No_Back_Stabbing_Swatch“I’m sitting in my home office wearing a bathrobe. The same way I’m not going to start wearing ties, I’m also not going to buy into the fake politeness, the lying, the office politics and backstabbing, the passive aggressiveness, and the buzzwords.” —Linus Torvalds

According to Barrie Davenport, on her website liveboldandbloom.com, “Passive aggressive behavior can manifest in many ways but has the common feature of non-verbal negativity, resistance, and confusion. In relationships, it is a form of emotional abuse that is insidiously destructive to open and honest communication.”

Very few things make work-life worse than working for a passive-aggressive boss. The negative energy that passive-aggressive behavior creates causes distrust, disrespect, poor communication, lack of loyalty, and loss of influence. These are key factors in being able to lead effectively; so, how is your passive-aggressive behavior undermining your leadership?

Loss of trust

If you are passive-aggressive, employees will find you fake. They won’t trust to turn away from you because they know you will stab them in the back every chance you get. The worst part about this type of behavior is that, because it is all done behind employees’ backs, they will never trust you.

How can you fix it? Be real. Never say anything behind someone’s back that you wouldn’t say to their face. Show them that they can take you at your word.

Loss of respect

There is nothing to respect about a person who allows passive-aggressive behavior to play a role in their leadership. This type of behavior is cowardly. It is disrespectful to employees who deserve to know where they really stand and to be treated fairly.

How can you fix it? Be fair. Employees should know where they stand and have the opportunity to defend themselves against untrue allegations and assumptions. Show them that you have their back.

Loss of communication

When employees lose trust and respect for you, as a leader, they no longer care to hear anything you have to say; they can’t believe you anyway. They no longer care to share any information with you; you can’t be trusted not to use it against them and to not take the credit for their hard work for yourself.

How can you fix it? Be open and honest. Your words better match your actions. Employees should never hear from someone else anything that they should have heard from you. Ask for their input, give them the credit they deserve, always follow through, and be honest with feedback.

Loss of loyalty

Once you’ve lost the trust; respect; and willingness to communicate of your employees, you will definitely have lost their loyalty. They will no longer give you 100% of their effort, they will no longer work to make you look better, they will not look out for your best interest, and they will jump ship as soon as they can find a way out.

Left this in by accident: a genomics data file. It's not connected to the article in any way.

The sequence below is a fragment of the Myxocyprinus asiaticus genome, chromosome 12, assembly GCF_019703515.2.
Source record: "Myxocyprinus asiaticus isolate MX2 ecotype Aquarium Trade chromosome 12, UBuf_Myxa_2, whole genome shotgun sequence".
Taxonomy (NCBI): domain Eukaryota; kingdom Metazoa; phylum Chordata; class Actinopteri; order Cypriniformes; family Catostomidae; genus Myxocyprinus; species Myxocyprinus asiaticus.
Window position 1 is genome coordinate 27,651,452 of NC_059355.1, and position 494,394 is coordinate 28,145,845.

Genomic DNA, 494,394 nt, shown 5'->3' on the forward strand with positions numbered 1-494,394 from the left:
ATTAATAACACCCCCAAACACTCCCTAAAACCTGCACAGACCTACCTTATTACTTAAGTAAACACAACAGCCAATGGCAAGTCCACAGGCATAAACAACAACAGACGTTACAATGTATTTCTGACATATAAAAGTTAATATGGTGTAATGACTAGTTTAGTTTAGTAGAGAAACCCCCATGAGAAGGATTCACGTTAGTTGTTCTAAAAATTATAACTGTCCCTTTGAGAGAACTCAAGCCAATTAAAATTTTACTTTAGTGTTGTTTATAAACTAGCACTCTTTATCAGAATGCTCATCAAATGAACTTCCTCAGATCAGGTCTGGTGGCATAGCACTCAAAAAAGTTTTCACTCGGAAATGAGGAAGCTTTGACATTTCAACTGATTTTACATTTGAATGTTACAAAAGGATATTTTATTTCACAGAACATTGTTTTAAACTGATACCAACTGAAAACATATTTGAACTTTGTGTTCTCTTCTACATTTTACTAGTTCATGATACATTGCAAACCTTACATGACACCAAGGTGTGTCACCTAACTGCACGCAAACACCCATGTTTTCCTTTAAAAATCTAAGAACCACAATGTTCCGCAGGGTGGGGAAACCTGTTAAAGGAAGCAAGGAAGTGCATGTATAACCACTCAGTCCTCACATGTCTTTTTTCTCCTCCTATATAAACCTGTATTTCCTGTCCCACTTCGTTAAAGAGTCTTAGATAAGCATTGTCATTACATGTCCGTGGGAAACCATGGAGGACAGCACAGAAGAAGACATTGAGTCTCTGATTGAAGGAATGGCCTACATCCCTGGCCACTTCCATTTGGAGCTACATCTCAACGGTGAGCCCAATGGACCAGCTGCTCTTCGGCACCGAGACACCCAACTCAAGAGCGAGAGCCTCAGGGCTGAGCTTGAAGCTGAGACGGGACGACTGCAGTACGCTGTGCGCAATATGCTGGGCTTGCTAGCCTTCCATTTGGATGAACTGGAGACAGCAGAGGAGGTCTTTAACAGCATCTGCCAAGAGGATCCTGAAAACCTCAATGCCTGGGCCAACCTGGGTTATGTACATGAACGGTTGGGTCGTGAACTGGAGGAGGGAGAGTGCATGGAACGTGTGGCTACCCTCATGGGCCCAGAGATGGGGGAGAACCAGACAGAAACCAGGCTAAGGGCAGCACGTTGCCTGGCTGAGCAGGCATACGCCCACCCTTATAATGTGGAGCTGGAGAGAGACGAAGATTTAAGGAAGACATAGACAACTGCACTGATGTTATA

How can you fix it? Employees will be loyal to you if, and only if, they KNOW that you are loyal to them. Mutual trust, respect, and two-way communication must all be present before there will by any loyalty.

Loss of influence

At the end of the day, your ability to lead at all is based on the influence you have over employees. If you are a passive-aggressive leader, you will lose your influence. Once that is gone, you have nothing left.

How can you fix it? Influence is the catch all. You must eliminate the passive-aggressive behavior completely if you want to regain your influence. Build the trust, earn the respect, repair the communication, and prove your loyalty.

Fix It!!!!

You’ve heard it said time and time again that people do not leave jobs, they do not leave companies, they leave leaders. Passive-aggressive behavior is NEVER okay for a leader. You will lose trust, you will lose respect, you will lose loyalty, and you will lose your ability to influence. It’s time to stop being a passive-aggressive leader and fix it!

© 2016 Elizabeth Stincelli

Liz Stincelli is passionate about recognizing and inspiring the leader in each of us. She is the Founder of Stincelli Advisors where she focuses on helping organizations engage employees and improve organizational culture. Liz holds a Doctor of Management degree with an emphasis on organizational leadership.

Learn more about Liz by visiting her website, stincelliadvisors.com and connect with her on Twitter @infinitestin, Google+, and LinkedIn. You can contact her by email at stincelliadvisors@gmail.com.

The Changing Work Environment Part III: Providing Choice

dilbert1“I believe happiness is a choice. Some days it is a very difficult choice.” – Steve Gleason